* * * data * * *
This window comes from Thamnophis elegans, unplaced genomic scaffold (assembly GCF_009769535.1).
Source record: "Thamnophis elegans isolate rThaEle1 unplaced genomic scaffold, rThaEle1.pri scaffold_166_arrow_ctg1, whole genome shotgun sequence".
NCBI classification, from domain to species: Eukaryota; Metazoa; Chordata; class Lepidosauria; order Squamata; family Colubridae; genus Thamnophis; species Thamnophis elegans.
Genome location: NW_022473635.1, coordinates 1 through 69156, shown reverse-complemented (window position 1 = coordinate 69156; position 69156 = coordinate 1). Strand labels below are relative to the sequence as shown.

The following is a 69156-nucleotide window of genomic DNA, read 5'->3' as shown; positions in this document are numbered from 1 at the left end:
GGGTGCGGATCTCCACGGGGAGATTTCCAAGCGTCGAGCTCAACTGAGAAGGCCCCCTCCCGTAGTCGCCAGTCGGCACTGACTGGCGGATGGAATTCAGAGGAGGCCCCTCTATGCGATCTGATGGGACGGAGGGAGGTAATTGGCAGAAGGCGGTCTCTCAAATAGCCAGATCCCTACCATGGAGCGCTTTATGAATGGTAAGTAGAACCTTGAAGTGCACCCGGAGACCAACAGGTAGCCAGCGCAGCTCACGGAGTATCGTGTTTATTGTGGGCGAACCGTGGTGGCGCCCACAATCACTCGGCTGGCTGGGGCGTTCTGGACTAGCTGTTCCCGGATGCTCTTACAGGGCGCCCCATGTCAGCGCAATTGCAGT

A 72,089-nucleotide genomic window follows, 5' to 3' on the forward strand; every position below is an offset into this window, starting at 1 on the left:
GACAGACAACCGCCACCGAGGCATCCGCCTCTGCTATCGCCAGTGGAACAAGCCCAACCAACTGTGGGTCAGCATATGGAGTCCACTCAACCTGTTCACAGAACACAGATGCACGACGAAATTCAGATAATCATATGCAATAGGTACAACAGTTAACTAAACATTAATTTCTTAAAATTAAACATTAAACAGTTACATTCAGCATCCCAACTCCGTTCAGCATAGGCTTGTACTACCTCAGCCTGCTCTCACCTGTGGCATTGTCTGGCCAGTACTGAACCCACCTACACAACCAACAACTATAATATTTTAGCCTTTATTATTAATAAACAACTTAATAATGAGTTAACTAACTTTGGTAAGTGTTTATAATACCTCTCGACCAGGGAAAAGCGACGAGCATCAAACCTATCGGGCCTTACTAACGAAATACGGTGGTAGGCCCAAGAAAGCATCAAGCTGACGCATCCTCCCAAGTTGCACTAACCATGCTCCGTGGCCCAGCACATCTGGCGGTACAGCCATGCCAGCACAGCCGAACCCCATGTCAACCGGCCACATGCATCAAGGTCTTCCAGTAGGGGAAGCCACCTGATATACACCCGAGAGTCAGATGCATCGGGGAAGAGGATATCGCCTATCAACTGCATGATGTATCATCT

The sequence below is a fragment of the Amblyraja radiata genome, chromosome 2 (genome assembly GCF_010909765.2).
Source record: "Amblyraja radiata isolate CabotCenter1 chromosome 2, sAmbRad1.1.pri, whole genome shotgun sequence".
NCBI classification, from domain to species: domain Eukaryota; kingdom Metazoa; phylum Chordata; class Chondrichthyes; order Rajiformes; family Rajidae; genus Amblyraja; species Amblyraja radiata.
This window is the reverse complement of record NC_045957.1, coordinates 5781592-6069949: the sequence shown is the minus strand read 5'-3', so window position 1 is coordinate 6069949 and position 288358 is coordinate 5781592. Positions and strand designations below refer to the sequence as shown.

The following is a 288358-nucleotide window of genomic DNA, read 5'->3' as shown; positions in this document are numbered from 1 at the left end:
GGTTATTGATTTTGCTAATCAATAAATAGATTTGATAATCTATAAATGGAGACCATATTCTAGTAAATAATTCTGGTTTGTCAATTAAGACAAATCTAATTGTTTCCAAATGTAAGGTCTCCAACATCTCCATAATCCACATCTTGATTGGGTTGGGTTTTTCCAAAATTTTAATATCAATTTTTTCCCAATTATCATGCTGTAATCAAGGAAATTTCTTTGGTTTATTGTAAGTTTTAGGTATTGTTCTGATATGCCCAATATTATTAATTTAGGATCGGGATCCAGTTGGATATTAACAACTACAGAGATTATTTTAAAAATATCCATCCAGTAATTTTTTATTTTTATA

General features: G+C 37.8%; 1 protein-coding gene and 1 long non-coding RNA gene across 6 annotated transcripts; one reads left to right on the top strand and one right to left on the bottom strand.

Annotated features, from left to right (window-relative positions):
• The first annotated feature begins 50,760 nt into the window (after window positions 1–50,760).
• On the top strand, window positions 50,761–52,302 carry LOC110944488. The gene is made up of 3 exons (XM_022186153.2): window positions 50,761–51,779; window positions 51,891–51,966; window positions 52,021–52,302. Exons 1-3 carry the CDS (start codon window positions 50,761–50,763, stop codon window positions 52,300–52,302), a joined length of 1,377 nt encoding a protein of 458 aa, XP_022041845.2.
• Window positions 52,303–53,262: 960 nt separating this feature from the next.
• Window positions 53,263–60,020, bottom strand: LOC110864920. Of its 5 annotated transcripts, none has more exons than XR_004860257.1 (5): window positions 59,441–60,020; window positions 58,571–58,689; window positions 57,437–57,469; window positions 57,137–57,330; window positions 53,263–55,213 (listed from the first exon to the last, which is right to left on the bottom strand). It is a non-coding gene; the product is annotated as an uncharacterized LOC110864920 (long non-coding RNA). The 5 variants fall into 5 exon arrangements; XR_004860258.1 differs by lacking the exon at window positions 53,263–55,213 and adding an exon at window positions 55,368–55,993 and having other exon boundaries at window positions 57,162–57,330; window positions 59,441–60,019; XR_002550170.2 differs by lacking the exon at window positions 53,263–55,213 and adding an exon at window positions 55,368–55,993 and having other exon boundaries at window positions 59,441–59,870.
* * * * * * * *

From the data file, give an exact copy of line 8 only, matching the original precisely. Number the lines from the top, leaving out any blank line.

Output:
GACAGACAACCGCCACCGAGGCATCCGCCTCTGCTATCGCCAGTGGAACAAGCCCAACCAACTGTGGGTCAGCATATGGAGTCCACTCAACCTGTTCACAGAACACAGATGCACGACGAAATTCAGATAATCATATGCAATAGGTACAACAGTTAACTAAACATTAATTTCTTAAAATTAAACATTAAACAGTTACATTCAGCATCCCAACTCCGTTCAGCATAGGCTTGTACTACCTCAGCCTGCTCTCACCTGTGGCATTGTCTGGCCAGTACTGAACCCACCTACACAACCAACAACTATAATATTTTAGCCTTTATTATTAATAAACAACTTAATAATGAGTTAACTAACTTTGGTAAGTGTTTATAATACCTCTCGACCAGGGAAAAGCGACGAGCATCAAACCTATCGGGCCTTACTAACGAAATACGGTGGTAGGCCCAAGAAAGCATCAAGCTGACGCATCCTCCCAAGTTGCACTAACCATGCTCCGTGGCCCAGCACATCTGGCGGTACAGCCATGCCAGCACAGCCGAACCCCATGTCAACCGGCCACATGCATCAAGGTCTTCCAGTAGGGGAAGCCACCTGATATACACCCGAGAGTCAGATGCATCGGGGAAGAGGATATCGCCTATCAACTGCATGATGTATCATCT